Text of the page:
Following the adjustable multiple lens microscope assembly in the MOPID design, a snap on 3D-printed cartridge had individual compartments that allowed for polarized microscopy. The cell-phone 3D-printed cartridge attachment consisted of PLA plastic using a fused deposition modeling 3D-printer (MakerBot Industries, New York NY). The attachment included slotted areas to insert the sample microscope slide, a rotatable polarizer sheet, titanium dioxide chip diffuser plate (RTP Company, Winona, MN) and white LEDs (COAST, Portland, OR) to illuminate the sample. The ability to rotate the analyzer, varying the degree of polarization, allows for both conventional histology and crossed polarized light imaging for birefringence measurements from the hemozoin crystal.
The portable commercial microscope lens assembly consisted of two separate plastic lens modules and had a numerical aperture (NA) value of 0.65. The MOPID design incorporated white light LEDs placed at a distance from the sample, allowing for even field illumination. The individual LEDs were chosen because of their low-cost, low power, durability and long lifetime; all characteristics ideally suited for use in low-resource settings5,13,58,59. In the designed system, the white light LED total power was 66 lumens after the light passes through a TiO2 diffuser plate. The diffuser plate is utilized to allow for homogenous illumination across the sample and was followed by a polarizer sheet generating linearly polarized light prior to transmission through the sample. The opening in Fig. 1B, labeled slide rack, is the location where the blood smear or histological slide is inserted into the optical train. This slit is located such that the sample is optimally positioned at approximately one focal length of the imaging system. Utilizing a multi-position insert the slide can be manually moved past the camera from left to right in incremental steps. The final component prior to the mobile phone surface in the optical path is a second polarizer, an analyzer, capable of being oriented either at 45 or 90 degrees with respect to the initial polarizer orientation.
Blood Smear Sample Preparation
Sample blood smear slides were prepared by collecting single drops of blood obtained from BALB T cell receptor (TCR) transgenic mice infected with the Plasmodium chabaudi malaria parasite. The mice were infected and the blood smear samples collected on day 8 of the infection. To prepare the smear, a drop of blood was placed onto a glass microscope slide and then smeared across the slide using the edge of a second glass slide. Prior to acquiring images from the blood sample, the blood smear undergo fixation with methanol and Giemsa-staining. If the malaria parasite is present once the sample is Giemsa-stained, the virus becomes visible via microscopy to the trained eye as a purple ring that typically forms in the RBCs when present. No live animal studies were performed in this research. All methods were approved by Texas A&M University System and carried out in accordance with approved University guidelines. Specifically, the Malaria slides were obtained from another study, which the methods were carried out in “accordance” with their approved guidelines. All experimental protocols were approved by UTMB’s internal review board for the animal preparation as part of another study. The slides were then acquired per a loan agreement.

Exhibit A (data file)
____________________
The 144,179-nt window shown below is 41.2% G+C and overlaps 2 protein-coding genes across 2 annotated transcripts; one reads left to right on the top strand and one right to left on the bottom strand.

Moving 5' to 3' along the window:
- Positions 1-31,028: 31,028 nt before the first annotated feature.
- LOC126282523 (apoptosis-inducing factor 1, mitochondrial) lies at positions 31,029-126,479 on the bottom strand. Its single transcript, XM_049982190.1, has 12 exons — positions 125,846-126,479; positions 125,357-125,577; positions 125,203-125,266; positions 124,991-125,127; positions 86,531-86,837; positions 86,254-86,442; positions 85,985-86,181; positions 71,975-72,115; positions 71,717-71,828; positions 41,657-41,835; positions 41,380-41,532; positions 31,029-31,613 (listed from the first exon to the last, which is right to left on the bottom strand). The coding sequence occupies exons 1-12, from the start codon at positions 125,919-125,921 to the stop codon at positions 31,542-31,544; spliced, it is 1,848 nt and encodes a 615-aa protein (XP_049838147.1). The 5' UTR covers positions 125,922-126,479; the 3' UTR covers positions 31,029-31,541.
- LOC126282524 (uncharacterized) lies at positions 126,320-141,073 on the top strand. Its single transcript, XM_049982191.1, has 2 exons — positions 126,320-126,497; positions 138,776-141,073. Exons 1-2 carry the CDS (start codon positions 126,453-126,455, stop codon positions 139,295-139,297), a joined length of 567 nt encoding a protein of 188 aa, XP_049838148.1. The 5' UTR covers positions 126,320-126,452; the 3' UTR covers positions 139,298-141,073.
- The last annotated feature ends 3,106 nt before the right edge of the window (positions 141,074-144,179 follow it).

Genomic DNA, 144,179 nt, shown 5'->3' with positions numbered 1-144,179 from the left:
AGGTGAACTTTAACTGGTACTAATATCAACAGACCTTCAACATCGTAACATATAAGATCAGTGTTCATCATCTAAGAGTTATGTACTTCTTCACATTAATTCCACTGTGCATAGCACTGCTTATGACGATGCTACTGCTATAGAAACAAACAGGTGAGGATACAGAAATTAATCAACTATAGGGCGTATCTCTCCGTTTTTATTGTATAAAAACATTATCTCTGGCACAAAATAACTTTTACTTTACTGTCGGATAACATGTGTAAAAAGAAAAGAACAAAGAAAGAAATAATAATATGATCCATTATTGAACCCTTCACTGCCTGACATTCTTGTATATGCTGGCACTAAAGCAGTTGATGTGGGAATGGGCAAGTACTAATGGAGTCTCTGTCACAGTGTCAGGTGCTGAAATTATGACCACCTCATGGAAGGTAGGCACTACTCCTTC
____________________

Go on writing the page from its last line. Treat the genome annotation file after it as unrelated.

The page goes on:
Method for Polarized Light Microscopy Imaging
Polarized images acquired with the MOPID and Leica microscope setups described above allowed for comparison between the two systems. The two systems were comparatively evaluated based on the following criteria: 1) Resolution, 2) Field of view (FOV), 3) Magnification and 4) Illumination quality.
The depth of focus, illumination beam quality and divergence angle on the FOV, was calculated for each system. Additionally, the predicted system magnification was determined for the MOPID combination. Similarly, the NA of the system was calculated and compared to the reported data. Using this number, the diffraction limited resolution was calculated for the MOPID and reference design setup described above. Utilizing each hardware configuration and the different lens combinations, USAF resolution target images were acquired in addition to images of prepared samples on microscope slides. The USAF target images acquired from the designed MOPIDs were analyzed using ImageJ to determine field of view based on the known size of the rectangular elements of each group on the USAF target. Using the recorded camera settings for focal length, pixel spacing, number of pixels and f-number, the theoretical limits of the imaging systems were calculated. Using these calculated values and the USAF target images, the overall system magnification, FOV and resolution were calculated for each configuration. As described above determing the FOV and resolution of each image is important with the MOPID system because these two measurements are the primary metrics utilized to compare the MOPID design against the gold standard Leica microscope.